News From El Cipres

We’re coming up to our second season sourcing coffee from El Cipres in El Salvador so I recently caught up with Tomas who kindly provided an update from his farm, about this year’s crop and how COVID-19 has affected his business.


Tomas has been farming coffee for over a decade. He manages a group of farms on his estate, all of which sit on the Santa Ana volcano and range in altitudes from Finca Loma de Paja at 1200masl (metres above sea level) to Finca El Cipres (our coffee) at 1800masl. The rich volcanic soils and perfect micro-climates provide perfect conditions to grow good quality speciality coffee.


Work began on the farm last May in preparation for producing another year of excellent quality speciality coffee. This included the following: Pruning, weed control, removing surrounding plant vines, fertilizing with foliage, digging holes to plant new trees, fungus control with foliage and transporting water, trimming of plants, lime application around plants for better soil, transporting plants from greenhouses to farm, planting, fungus control and fertilizer application, more trimming weeds around plants, irrigation and more application of fertilizer, fungus control for leaf rust and Anthracnosis and setting traps to combat berry boarer (all coffee diseases), reforestation to provide a secondary canopy layer for shade and trimming existing shade trees…..hopefully that gives you some appreciation for what goes into producing your morning coffee!


The harvest was a late one at El Cipres due to a shortage of labour at the beginning of the year (it started in January and finished at the end of April). The quality has been very good and I was excited to hear that Tomas has introduced honey processed and washed coffee into his lineup this year. Much of what he has harvested has been processed on his farm, so he can ensure the quality is consistently good throughout. Our natural coffee is processed on raised African beds (see image below), and requires regular turning of the coffee during the day and covering overnight to maintain quality and avoid excessive humidity.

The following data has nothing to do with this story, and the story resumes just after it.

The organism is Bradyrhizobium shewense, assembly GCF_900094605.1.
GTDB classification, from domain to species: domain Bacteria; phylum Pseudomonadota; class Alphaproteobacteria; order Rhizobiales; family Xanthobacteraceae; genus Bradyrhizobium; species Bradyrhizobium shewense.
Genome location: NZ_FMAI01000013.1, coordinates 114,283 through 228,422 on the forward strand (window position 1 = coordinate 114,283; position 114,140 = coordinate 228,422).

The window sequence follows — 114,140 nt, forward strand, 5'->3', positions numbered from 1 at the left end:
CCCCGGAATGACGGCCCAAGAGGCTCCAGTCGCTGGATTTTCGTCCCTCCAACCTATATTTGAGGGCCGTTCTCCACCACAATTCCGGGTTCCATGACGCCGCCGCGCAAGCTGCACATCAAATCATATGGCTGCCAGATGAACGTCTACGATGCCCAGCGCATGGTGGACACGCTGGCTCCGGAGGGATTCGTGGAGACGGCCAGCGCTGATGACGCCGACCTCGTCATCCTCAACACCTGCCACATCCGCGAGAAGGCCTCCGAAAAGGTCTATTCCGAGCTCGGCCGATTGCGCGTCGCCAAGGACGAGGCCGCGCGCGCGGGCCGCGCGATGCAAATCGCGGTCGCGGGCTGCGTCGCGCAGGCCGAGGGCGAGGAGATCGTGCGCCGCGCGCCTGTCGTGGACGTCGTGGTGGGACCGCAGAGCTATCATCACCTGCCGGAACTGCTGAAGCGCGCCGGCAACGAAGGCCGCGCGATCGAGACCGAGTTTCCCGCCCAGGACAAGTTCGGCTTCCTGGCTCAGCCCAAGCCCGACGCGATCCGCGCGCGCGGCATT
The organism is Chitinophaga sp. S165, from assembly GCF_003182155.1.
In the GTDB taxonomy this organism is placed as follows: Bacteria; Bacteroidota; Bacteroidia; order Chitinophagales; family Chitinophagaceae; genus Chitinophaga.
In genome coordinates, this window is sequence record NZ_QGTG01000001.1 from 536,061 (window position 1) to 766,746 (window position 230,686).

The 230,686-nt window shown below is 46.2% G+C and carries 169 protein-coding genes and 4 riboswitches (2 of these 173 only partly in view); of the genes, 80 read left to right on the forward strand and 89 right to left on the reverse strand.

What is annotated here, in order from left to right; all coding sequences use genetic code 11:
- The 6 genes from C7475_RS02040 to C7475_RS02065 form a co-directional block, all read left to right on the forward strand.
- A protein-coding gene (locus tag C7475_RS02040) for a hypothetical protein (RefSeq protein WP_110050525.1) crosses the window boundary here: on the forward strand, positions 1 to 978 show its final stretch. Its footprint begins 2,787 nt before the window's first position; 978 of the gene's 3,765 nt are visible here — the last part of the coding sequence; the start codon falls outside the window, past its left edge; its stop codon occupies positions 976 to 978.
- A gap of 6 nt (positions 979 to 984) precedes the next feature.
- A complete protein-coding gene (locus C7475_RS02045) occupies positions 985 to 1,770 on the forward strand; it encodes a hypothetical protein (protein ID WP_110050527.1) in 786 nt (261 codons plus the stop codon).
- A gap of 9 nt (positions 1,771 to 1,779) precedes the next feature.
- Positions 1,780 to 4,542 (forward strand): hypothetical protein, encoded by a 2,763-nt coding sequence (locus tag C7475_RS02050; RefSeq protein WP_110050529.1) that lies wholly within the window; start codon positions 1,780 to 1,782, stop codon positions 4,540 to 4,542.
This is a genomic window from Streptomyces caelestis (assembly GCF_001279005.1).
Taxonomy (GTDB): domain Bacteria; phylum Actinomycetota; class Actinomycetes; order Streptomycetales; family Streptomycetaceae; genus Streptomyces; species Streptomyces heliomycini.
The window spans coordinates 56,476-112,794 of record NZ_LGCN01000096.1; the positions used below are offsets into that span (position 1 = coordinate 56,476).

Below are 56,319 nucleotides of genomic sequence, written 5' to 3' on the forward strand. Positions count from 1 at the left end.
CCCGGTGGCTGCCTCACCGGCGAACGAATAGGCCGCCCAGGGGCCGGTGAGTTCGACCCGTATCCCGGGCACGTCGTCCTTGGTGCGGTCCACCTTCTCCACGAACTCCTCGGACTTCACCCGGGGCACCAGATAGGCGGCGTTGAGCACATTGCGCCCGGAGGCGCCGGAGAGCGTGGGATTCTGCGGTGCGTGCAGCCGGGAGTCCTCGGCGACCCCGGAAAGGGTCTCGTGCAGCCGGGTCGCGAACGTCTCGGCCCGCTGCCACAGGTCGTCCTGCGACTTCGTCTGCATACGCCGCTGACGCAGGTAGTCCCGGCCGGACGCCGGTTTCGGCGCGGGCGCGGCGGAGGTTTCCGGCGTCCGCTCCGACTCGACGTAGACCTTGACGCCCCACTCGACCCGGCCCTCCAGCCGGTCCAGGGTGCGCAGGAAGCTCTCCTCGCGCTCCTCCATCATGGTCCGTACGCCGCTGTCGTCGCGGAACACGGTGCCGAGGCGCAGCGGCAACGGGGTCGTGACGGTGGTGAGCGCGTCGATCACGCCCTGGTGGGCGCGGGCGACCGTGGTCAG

COVID-19 has affected everyone in the coffee industry from cafés to roasters to farmers. Thankfully Tomas and his family are all healthy and well and so far there has been a limited impact on his business. Everyone who works on the farm lives there so there hasn’t been an issue with social distancing measures affecting the workforce, and although El Salvador is in lockdown, coffee is still able to be moved rather than being stuck at the country’s port. However, some buyers have delayed purchases of this year’s crop due to the current uncertainties. Like the rest of us, Tomas is taking one day at a time.

We’ve really enjoyed receiving feedback from people enjoying El Cipres, all of which has been passed on to Tomas. We’re now eagerly awaiting the new crop which is due to land late summer. In the meantime we really recommend trying this interesting natural processed coffee if you haven’t already - it’s unlikely to last until the new one arrives!

See more from the farm below or follow Tomas and El Cipres on Instagram.

coffee bean farming


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